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July 2015

Common Fisheries Policy

1. Commission holds annual seminar on fish stocks; Mediterranean prospects bleak
2. NEAFC extends Port State Control Measures to fresh fish landings
3. EU increases the minimum size for Northern sea bass
4. Commission increases the 2015 fishing quotas due to deferrals from 2014
5. Commissions publishes new list of IUU vessels
6. Stop fishing notices published
7. Commission increases days at sea for Spanish vessels in Gulf of Cadiz
8. EU Parliament publishes study on the Canning Industry in EU Outermost Regions
9. Commission publishes guidelines on State Aid to the fishery and aquaculture sector
10. Commission adopts fisheries operational programme for Cyprus
11. Commission adopts fisheries operational programme for Slovenia
12. IATTC adopts measures to protect manta rays and regulate FADs
13. Commission publishes latest edition of EUMOFA
14. EU and Mauritania conclude new fisheries Protocol worth EUR59.1 million per year
15. Commission grants import duty derogation for tuna loins from Kenya
16. Commission publishes study on socioeconomic impacts of CFP reform
17. Commission publishes study on autonomous tariff quotas
18. Commission proposes extending autonomous tariff quotas for the period 2016-2018

Fish hygiene

19. Rapid alerts were notified for 41 consignments of fishery products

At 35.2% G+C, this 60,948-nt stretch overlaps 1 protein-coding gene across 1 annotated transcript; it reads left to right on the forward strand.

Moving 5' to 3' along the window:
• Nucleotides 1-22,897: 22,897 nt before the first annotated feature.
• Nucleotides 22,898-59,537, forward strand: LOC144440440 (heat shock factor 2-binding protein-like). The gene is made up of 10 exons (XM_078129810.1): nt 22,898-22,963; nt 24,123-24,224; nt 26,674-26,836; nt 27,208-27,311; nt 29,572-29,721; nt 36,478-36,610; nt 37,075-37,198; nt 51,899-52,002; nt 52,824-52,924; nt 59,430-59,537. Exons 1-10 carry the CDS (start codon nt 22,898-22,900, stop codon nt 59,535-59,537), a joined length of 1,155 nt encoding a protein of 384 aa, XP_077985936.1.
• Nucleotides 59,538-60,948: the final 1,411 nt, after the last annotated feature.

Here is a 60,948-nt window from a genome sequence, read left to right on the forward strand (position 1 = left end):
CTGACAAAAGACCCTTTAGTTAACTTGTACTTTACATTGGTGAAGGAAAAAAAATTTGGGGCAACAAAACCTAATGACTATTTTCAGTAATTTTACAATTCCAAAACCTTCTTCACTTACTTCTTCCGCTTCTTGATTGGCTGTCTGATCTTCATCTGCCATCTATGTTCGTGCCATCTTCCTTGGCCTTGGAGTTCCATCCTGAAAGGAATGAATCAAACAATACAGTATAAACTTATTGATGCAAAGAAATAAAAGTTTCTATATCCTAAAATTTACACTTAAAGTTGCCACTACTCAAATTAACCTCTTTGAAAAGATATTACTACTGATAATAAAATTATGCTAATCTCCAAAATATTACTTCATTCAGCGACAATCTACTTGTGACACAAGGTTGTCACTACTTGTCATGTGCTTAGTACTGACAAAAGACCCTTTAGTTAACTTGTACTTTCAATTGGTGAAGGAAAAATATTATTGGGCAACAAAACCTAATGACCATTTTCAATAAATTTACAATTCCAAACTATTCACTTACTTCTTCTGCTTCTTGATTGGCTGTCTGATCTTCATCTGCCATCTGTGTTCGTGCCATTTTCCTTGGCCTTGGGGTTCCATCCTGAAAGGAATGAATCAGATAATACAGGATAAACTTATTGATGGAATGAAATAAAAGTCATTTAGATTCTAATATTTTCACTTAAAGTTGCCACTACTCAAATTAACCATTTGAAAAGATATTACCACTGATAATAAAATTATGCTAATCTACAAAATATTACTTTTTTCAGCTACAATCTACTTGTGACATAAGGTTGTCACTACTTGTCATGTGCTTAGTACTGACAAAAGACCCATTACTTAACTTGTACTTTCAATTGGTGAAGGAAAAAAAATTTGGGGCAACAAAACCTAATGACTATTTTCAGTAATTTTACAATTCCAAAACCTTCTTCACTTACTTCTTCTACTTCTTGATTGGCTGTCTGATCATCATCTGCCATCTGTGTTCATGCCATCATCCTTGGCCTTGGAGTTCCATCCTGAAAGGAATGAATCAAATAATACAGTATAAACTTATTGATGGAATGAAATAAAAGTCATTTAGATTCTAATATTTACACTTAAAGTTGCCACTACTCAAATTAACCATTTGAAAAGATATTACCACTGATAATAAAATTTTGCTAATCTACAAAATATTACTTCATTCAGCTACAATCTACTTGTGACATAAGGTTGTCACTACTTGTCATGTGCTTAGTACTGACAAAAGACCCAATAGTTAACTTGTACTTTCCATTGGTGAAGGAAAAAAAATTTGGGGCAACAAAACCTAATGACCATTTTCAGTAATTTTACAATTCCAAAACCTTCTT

20. DG SANTÉ publishes 2014 RASFF report; 541 notifications from fish products
21. DG SANTÉ reports processed animal proteins in aquaculture feeds in Portugal
22. DG SANTÉ reports on safety of EU fish imports from Macedonia
23. Commission extends import controls on bivalve molluscs from Turkey
24. DG SANTÉ and DG MARE to undertake pilot joint fish traceability audits
25. Commission reminds food industry new ingredient labelling required by 2017
26. EFSA reports on risks and temperature of pre-packed fishery products
27. EU raises PAH limits for Japanese smoked bonito product
28. ECsafeSEAFOOD project to launch screening sensors for common fish hazards
29. Commission revises list of permitted imports of animal products from China
30. Commission ratifies veterinary equivalence agreement with New Zealand
31. Croatia declared free from koi herpes virus (KHV)

Common Fisheries Policy

1. The European Commission held its annual seminar on the state of fish stocks and the economic performance of fishing fleets. It announced that the latest biological advice shows that EU fisheries in the Atlantic, North Sea and Baltic are moving to levels that can maintain fish stocks in the long term ('maximum sustainable yield'), in line with the EU's fisheries policy. In contrast, scientific advice on the Mediterranean paints a far bleaker picture with overfishing of most commercial stocks. Commissioner Vella noted that multiannual plans in the Mediterranean are now a 'political priority'.